While searching flights, it seems like Tuesdays are typically cheaper. Got me thinking, should cheap prices be my omen that the airport will be crowded? Or maybe the other way around?

My real question is, prices aside, which day of the week is typically less busy at an airport?

I understand that each airport is different. But trends across airports do exist sometimes.

closed as too broad by Giorgio, David Richerby, gmauch, choster, RoboKaren Oct 15 at 3:57

Please edit the question to limit it to a specific problem with enough detail to identify an adequate answer. Avoid asking multiple distinct questions at once. See the How to Ask page for help clarifying this question. If this question can be reworded to fit the rules in the help center, please edit the question.

  • 8
    "Crowded" is not the same as "busy." The airport might process fewer passengers on a particular day (i.e. be less busy), but as a consequence the various entities within may staff fewer employees, leading to longer waits and longer lines; this is particularly noticeable with security and immigration checkpoints, which are usually the main pain points in traveling through an airport. At certain airports, cheap travel days/times mean lots of families and infrequent travelers, also contributing to crowds, especially at those checkpoints. – choster Oct 12 at 13:43
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    I have voted this question for closing because in my opinion it is too broad. While average can be made worldwide to get a single figure, the airport the OP is targeting may be busier in different days. Too broad because airline price may not simply be related to crowding. If the OP may have asked for the correlation between prices and business for a certain airline/airport the question might have more sense IMO – usr-local-ΕΨΗΕΛΩΝ Oct 12 at 17:01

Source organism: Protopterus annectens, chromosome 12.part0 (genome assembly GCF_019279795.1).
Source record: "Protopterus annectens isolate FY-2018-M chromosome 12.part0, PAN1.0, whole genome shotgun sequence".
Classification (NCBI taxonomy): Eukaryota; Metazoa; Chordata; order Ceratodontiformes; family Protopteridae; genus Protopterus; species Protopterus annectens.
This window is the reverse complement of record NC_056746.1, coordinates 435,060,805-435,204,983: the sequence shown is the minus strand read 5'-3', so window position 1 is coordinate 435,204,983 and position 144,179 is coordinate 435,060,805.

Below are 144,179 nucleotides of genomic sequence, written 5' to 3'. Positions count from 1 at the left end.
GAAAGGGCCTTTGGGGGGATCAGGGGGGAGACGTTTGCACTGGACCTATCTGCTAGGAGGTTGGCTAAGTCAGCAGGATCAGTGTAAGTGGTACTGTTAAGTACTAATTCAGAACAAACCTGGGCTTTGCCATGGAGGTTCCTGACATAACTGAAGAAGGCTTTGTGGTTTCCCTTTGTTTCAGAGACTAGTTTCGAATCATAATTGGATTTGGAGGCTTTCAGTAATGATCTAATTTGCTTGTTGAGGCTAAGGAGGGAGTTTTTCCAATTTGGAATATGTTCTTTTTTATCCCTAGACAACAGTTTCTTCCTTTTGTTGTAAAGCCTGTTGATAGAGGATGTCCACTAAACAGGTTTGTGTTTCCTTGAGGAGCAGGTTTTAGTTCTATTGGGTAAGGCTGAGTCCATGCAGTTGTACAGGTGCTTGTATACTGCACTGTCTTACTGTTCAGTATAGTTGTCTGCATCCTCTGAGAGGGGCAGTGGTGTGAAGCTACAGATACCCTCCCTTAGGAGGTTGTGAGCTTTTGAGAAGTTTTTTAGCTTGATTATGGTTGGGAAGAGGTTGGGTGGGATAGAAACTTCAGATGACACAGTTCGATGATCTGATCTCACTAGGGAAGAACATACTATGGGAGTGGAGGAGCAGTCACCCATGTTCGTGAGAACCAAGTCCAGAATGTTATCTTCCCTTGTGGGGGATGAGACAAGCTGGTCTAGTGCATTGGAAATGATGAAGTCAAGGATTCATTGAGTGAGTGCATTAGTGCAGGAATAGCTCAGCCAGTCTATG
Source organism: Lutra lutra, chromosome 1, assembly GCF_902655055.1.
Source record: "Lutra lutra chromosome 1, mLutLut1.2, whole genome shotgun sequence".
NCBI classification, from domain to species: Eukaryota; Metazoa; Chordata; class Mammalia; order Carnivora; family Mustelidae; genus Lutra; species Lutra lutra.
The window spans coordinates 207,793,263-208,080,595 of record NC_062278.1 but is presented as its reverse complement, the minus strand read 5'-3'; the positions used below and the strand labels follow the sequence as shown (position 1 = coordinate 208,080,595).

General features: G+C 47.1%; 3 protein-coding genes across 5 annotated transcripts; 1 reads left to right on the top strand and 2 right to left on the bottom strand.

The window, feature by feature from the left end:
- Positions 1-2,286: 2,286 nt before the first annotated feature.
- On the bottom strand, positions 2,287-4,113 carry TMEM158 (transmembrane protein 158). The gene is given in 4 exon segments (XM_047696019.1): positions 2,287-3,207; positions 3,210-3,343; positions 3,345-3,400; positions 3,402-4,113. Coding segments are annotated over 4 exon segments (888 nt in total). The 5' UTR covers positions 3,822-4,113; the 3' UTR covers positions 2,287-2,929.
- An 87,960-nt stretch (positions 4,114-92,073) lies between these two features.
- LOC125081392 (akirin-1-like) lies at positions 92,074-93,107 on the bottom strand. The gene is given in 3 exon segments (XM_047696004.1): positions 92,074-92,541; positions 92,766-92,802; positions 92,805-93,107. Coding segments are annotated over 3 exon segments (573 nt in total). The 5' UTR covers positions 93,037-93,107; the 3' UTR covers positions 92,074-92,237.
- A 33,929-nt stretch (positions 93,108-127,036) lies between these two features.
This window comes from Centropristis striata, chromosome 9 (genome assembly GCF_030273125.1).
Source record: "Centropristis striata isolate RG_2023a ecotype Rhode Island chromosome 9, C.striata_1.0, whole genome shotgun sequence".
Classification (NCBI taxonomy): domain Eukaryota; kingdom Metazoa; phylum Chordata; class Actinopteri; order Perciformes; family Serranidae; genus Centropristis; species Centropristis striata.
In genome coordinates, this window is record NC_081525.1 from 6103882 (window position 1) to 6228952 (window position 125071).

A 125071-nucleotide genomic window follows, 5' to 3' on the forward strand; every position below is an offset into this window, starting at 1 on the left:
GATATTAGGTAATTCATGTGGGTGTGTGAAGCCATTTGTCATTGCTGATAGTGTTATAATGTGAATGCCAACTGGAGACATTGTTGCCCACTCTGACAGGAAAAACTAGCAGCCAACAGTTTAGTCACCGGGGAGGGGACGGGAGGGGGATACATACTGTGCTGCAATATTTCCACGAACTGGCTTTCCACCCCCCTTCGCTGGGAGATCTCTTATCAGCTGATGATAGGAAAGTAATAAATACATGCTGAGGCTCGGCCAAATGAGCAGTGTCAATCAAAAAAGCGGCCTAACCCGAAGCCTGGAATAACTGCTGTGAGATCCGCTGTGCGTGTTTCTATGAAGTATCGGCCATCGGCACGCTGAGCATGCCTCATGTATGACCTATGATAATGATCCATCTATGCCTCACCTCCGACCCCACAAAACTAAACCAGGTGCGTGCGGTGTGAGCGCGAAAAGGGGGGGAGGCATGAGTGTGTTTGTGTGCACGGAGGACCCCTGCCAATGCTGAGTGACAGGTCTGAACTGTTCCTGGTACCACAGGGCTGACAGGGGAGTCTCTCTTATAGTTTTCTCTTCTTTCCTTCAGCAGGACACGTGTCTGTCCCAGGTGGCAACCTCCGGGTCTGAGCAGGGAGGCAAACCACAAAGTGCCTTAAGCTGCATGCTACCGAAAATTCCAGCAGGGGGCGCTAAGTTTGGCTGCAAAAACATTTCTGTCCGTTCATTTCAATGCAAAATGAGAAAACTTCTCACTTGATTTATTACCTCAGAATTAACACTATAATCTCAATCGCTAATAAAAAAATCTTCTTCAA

up vote 23 down vote accepted

Expanded Answer:

Since someone asked below I figured I'd expand on this. Here, I pulled the number of flights per day of week for the whole year 2018 by month:

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That's a lot of numbers to look at, but the summary looks like this: In total, there are around 8.6 million flights that either happened or will happen in 2018. The daily average is about 23,800. For each day of the week the averages are below:

Monday: 24,045

Tuesday: 23,678

Wednesday: 24,011

Thursday: 24,382

Friday: 24,886

Saturday: 21,944

Sunday: 23,549

So comparing these numbers shows us that (at least approximately) Tuesday, Wednesday, and Sunday are about average. Monday, Thursday, and Friday are, respectively, 1%, 2.5%, and 4% above average. Saturday, meanwhile, is almost 8% below average. Hence, it seems pretty clear that Saturday is the day with the fewest flights at the airport.

However, the same caveat from the original answer still applies: This doesn't necessarily mean that Saturday is less busy than the other days. To know that we would need to know the average load factor of airlines around the world. However, specific values of that number are not shared for competitive reasons so it comes down to my personal experience that indicates that Saturdays also have a significantly lower load factor than other days of the week. Lower load factor and fewer flights together should make that the least busy day at the airport.